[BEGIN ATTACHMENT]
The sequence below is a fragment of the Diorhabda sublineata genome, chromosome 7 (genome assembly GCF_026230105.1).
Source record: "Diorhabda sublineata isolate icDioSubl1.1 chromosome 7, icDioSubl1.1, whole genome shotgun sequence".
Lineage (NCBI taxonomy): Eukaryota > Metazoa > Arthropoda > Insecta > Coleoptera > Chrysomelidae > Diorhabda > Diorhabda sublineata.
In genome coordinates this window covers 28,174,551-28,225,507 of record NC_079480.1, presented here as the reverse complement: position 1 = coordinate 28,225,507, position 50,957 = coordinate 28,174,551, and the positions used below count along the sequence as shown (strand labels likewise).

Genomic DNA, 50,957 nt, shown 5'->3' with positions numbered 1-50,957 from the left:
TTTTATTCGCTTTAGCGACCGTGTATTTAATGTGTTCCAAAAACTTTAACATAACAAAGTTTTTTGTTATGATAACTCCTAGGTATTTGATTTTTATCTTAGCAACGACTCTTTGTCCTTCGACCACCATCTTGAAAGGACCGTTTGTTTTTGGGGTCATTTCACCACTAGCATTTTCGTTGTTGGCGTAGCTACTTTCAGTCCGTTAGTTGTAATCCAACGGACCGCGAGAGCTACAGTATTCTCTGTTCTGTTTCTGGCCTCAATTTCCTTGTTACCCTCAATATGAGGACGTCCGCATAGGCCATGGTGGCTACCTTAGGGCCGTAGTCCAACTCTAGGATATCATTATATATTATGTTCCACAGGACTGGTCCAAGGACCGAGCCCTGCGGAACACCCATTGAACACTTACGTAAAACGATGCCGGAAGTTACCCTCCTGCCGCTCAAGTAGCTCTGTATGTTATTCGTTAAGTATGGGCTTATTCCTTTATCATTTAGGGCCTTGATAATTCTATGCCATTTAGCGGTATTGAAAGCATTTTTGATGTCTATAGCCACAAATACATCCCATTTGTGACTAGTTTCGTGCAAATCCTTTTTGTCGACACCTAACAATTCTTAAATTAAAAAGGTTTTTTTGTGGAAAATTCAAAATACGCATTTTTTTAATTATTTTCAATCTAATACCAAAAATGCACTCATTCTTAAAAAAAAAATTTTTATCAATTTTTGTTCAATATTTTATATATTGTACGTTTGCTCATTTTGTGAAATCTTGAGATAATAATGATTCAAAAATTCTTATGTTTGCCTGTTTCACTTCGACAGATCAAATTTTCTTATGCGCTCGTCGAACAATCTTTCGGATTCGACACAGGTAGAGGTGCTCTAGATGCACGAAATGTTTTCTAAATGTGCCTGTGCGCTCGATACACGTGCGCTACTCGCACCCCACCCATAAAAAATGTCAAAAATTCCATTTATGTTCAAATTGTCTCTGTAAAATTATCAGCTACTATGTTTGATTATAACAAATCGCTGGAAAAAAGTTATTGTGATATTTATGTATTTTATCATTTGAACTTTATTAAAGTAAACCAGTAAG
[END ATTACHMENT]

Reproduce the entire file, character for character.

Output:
The sequence below is a fragment of the Diorhabda sublineata genome, chromosome 7 (genome assembly GCF_026230105.1).
Source record: "Diorhabda sublineata isolate icDioSubl1.1 chromosome 7, icDioSubl1.1, whole genome shotgun sequence".
Lineage (NCBI taxonomy): Eukaryota > Metazoa > Arthropoda > Insecta > Coleoptera > Chrysomelidae > Diorhabda > Diorhabda sublineata.
In genome coordinates this window covers 28,174,551-28,225,507 of record NC_079480.1, presented here as the reverse complement: position 1 = coordinate 28,225,507, position 50,957 = coordinate 28,174,551, and the positions used below count along the sequence as shown (strand labels likewise).

Genomic DNA, 50,957 nt, shown 5'->3' with positions numbered 1-50,957 from the left:
TTTTATTCGCTTTAGCGACCGTGTATTTAATGTGTTCCAAAAACTTTAACATAACAAAGTTTTTTGTTATGATAACTCCTAGGTATTTGATTTTTATCTTAGCAACGACTCTTTGTCCTTCGACCACCATCTTGAAAGGACCGTTTGTTTTTGGGGTCATTTCACCACTAGCATTTTCGTTGTTGGCGTAGCTACTTTCAGTCCGTTAGTTGTAATCCAACGGACCGCGAGAGCTACAGTATTCTCTGTTCTGTTTCTGGCCTCAATTTCCTTGTTACCCTCAATATGAGGACGTCCGCATAGGCCATGGTGGCTACCTTAGGGCCGTAGTCCAACTCTAGGATATCATTATATATTATGTTCCACAGGACTGGTCCAAGGACCGAGCCCTGCGGAACACCCATTGAACACTTACGTAAAACGATGCCGGAAGTTACCCTCCTGCCGCTCAAGTAGCTCTGTATGTTATTCGTTAAGTATGGGCTTATTCCTTTATCATTTAGGGCCTTGATAATTCTATGCCATTTAGCGGTATTGAAAGCATTTTTGATGTCTATAGCCACAAATACATCCCATTTGTGACTAGTTTCGTGCAAATCCTTTTTGTCGACACCTAACAATTCTTAAATTAAAAAGGTTTTTTTGTGGAAAATTCAAAATACGCATTTTTTTAATTATTTTCAATCTAATACCAAAAATGCACTCATTCTTAAAAAAAAAATTTTTATCAATTTTTGTTCAATATTTTATATATTGTACGTTTGCTCATTTTGTGAAATCTTGAGATAATAATGATTCAAAAATTCTTATGTTTGCCTGTTTCACTTCGACAGATCAAATTTTCTTATGCGCTCGTCGAACAATCTTTCGGATTCGACACAGGTAGAGGTGCTCTAGATGCACGAAATGTTTTCTAAATGTGCCTGTGCGCTCGATACACGTGCGCTACTCGCACCCCACCCATAAAAAATGTCAAAAATTCCATTTATGTTCAAATTGTCTCTGTAAAATTATCAGCTACTATGTTTGATTATAACAAATCGCTGGAAAAAAGTTATTGTGATATTTATGTATTTTATCATTTGAACTTTATTAAAGTAAACCAGTAAG